Thursday, May 22, 2008

One step forward, twelve steps back

Snoopy's back in the hospital. *sigh*

We think that his run-in with the stall door aggravated a cast sore on his leg, causing it to seep. Since infection is to be avoided at all costs, Tina took him back to the hospital yesterday, where they cut a "window" in his cast to examine and treat the sore. Dr. Fisher wants to keep him a couple of days to make certain his cast will still keep his leg immobilized with a hole in it. If it does, he'll be sent back home, where hopefully he won't do some other boneheaded thing to put him back in the hospital. If the cast doesn't stay together...

Okay, I don't know what happens then. I'll try to hunt down the doctor today and get more answers.

The good news is that everybody at the hospital just loves Snoopy, even if he is, in their words, "a little mouthy." A little?

Saturday, May 17, 2008

He's home!

Snoopy finally came home yesterday, with a list of instructions on how to tell if there's something wrong with his cast. Dr. Hinton (I think that's her name - she has a German accent and it seems like everytime I say "Hinson" she says "Hinton" and everytime I say "Hinton" she says "Hinson") explained it all in great detail to Tina and me. It was quite a show, like the clash of the Titans; Tina trying to tell the doctor that she's got, like animal EMT training, and Dr. Hinton trying to tell Tina that she's obligated to explain everything, even if they're a freakin' doctor, and me standing in the middle of it all.

And now comes the part where we keep Snoopy in a stall for 6 weeks and keep him from being bored and feeling so good that he jumps around and re-injures the leg. I hung a toy (Jolly Ball-Apple Snack combo) from a chain and we're doing a little free-feeding of oat hay. He'll get a few alfalfa cubes, but not much. He needs the protein to help his bones knit together, but too much alfalfa will make him too fat and energetic.

I see Ace in our future.
With horses, it's always something.

See the photo from this morning's post? Pay attention to the bottom of the picture, in particular, the gap between the gate and the stall floor.

This afternoon, I walked past Snoopy as he lay, sleeping, in the soft hay. He woke up, stretched so that his cast was sticking out of the gap, then rose, jamming his injured foot in the opening. I immediately tried to get the chain unclipped to open the gate and free his foot. It was stuck.

Thus began a frenzied attempt on my part to free Snoopy, while he calmly pulled his leg to get it out of the trap. He finally bent the door and walked away.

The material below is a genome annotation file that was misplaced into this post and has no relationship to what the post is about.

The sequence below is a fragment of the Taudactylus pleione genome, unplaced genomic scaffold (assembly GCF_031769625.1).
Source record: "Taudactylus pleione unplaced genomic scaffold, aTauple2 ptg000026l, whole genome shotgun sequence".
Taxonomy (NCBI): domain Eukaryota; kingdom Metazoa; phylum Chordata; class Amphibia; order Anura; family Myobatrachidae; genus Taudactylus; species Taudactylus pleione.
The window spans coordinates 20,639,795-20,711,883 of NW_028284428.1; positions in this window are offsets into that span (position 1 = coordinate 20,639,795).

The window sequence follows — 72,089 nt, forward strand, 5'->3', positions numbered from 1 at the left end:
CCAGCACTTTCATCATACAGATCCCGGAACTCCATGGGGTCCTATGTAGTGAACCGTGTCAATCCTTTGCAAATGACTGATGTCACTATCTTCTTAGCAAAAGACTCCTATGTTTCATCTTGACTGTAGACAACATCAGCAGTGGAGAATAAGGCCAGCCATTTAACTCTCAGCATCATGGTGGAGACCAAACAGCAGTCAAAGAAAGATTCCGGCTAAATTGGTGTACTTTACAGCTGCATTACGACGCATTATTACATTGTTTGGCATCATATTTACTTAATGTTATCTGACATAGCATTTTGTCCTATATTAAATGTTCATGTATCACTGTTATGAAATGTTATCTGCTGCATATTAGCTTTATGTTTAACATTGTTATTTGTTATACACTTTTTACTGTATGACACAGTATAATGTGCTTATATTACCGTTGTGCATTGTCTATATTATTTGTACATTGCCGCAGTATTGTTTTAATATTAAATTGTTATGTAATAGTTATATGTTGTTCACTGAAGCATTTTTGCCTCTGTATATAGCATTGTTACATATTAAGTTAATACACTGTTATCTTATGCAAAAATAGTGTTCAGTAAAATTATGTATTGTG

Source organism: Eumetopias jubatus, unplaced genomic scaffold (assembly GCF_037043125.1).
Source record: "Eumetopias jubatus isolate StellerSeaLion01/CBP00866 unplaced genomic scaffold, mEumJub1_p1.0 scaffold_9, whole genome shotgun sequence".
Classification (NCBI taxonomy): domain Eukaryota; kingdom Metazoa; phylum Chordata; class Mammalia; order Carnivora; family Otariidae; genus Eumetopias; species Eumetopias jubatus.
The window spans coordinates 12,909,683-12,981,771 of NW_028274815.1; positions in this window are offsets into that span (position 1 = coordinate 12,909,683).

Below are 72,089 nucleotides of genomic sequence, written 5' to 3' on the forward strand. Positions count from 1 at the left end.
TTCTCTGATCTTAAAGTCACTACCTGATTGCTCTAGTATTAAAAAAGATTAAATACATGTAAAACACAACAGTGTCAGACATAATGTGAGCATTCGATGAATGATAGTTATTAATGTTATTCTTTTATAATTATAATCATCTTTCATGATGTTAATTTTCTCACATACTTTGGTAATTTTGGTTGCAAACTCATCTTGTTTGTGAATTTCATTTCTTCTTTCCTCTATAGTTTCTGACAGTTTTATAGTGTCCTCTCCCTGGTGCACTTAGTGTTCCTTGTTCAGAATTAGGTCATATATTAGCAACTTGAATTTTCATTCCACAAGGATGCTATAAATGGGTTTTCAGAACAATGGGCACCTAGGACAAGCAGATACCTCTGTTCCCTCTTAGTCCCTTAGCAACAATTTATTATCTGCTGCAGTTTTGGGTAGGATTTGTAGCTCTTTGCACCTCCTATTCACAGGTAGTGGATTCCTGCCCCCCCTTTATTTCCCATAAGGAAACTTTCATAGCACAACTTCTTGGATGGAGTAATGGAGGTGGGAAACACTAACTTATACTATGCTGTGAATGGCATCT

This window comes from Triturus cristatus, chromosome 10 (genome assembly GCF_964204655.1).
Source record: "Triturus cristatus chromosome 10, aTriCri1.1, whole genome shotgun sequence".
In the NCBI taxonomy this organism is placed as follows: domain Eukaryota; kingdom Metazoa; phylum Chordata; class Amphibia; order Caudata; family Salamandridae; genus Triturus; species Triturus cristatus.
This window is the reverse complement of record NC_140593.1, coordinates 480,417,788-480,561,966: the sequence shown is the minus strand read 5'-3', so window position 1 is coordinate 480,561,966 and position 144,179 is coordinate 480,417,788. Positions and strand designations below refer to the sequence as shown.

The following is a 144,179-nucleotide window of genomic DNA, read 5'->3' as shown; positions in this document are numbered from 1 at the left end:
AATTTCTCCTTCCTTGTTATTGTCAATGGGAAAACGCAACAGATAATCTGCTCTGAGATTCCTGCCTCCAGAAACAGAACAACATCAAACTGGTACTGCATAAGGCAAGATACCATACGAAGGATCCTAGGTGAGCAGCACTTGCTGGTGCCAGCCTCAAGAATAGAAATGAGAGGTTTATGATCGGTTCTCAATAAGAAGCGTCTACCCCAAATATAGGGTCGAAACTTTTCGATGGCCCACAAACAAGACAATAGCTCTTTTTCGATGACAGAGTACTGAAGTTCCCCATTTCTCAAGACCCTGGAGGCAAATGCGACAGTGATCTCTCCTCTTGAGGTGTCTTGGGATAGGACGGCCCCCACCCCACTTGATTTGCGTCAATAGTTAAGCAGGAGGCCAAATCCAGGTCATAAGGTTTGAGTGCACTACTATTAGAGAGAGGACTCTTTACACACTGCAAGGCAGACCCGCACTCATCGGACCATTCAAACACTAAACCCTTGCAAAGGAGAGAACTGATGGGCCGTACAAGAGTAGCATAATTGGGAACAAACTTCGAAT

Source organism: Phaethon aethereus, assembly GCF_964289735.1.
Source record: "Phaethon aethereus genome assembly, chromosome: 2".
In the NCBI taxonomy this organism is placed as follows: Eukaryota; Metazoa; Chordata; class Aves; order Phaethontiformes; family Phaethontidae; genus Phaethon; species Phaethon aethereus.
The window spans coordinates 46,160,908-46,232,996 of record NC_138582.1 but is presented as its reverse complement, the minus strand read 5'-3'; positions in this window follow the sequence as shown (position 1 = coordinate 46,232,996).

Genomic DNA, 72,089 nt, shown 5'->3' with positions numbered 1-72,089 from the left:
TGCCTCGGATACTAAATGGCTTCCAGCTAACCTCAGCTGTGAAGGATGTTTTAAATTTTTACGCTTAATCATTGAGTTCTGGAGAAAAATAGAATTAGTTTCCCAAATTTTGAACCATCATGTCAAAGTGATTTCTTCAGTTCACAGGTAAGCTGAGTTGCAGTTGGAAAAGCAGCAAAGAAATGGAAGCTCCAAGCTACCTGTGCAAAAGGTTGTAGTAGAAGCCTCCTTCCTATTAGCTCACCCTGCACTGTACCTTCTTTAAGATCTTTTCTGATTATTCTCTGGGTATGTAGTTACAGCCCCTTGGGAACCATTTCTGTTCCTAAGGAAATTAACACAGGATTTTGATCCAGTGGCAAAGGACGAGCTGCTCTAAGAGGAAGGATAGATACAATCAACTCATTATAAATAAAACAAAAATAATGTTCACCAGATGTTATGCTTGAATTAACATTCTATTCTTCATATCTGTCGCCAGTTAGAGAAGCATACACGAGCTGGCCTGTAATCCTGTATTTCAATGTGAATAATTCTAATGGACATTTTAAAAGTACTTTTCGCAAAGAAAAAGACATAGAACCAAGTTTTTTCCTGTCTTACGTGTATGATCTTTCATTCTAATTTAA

Three-legged. Very three-legged. Oh-My-God-My-Horse-Is-Even-More-Broken three-legged.

Tina (my trainer) was out running errands. I called her, but she didn't answer. She never answers her phone. I'm considering having her cell phone physically installed somewhere on her body, and I don't think she'll like where she has to dial from.

I called Niki (my other trainer), who usually answers her phone. Not today. I called the hospital and got Dr. Brauer's voice mail. I left messages all over. Finally, I called Brigid Murphy, the vet who first looked at Snoop's leg. By this time, I was in tears, as I hate that feeling of abandonment.

Brigid came to my rescue. She drove over, looked Snoopy up and down, and suggested that we just watch him. After that, she went to the hospital and hunted down two surgeons, who agreed with her assessment.

In the meantime, Niki called back and told me to tell the guys at the ranch to take that f*&@!ing door off, Tina came home to tell me that she'll be watching Snoopy tonight, and I stopped wanting to weep uncontrollably.

Tonight, I'm having a Margarita. A big one.

Wednesday, May 14, 2008

Waiting, waiting, waiting...

Yesterday, Dr. Fisher said that Snoopy could come home today. Tina and I discussed his arrival, planned for putting straw in one of the stalls, etc.

Today, after chasing doctors by phone, Dr. Klohnen informed me that Snoopy was walking a little sore today, so they wanted to keep him an extra day or two to monitor him closely.

Okay, so I'm trying not to worry...

Monday, May 12, 2008

A brief update

It's been awhile since I posted, and people have been asking about Snoopy. He's doing really well, so well, in fact, that he's trying to eat anything and everyone who comes into his stall. And who can blame him for being bored? He's a four-year old who's been standing in a stall for a week. For those of you without horses, this is the equivalent of a 1000-lb teenager.

The latest update is that tomorrow Dr. Fisher will take Snoop's cast off, take some x-rays to see if everything's still holding up, then put another cast on. If the leg looks good, they'll send him home for about 10 days, then bring him back for another cast change.

The costs, of course, just keep coming. Tina just switched the stalls over from shavings to rice hulls (they're very cushy and the horses love them), but the vet would prefer Snoopy be bedded in straw, because he doesn't want small pieces of wood or rice down in the cast.

Not only would it increase the risk of infection, Snoopy can't get a coat hanger in there to scratch any itch!

BTW, we'll send out announcements for the cast signing party.

Monday, May 5, 2008

Speaking of horses and injuries -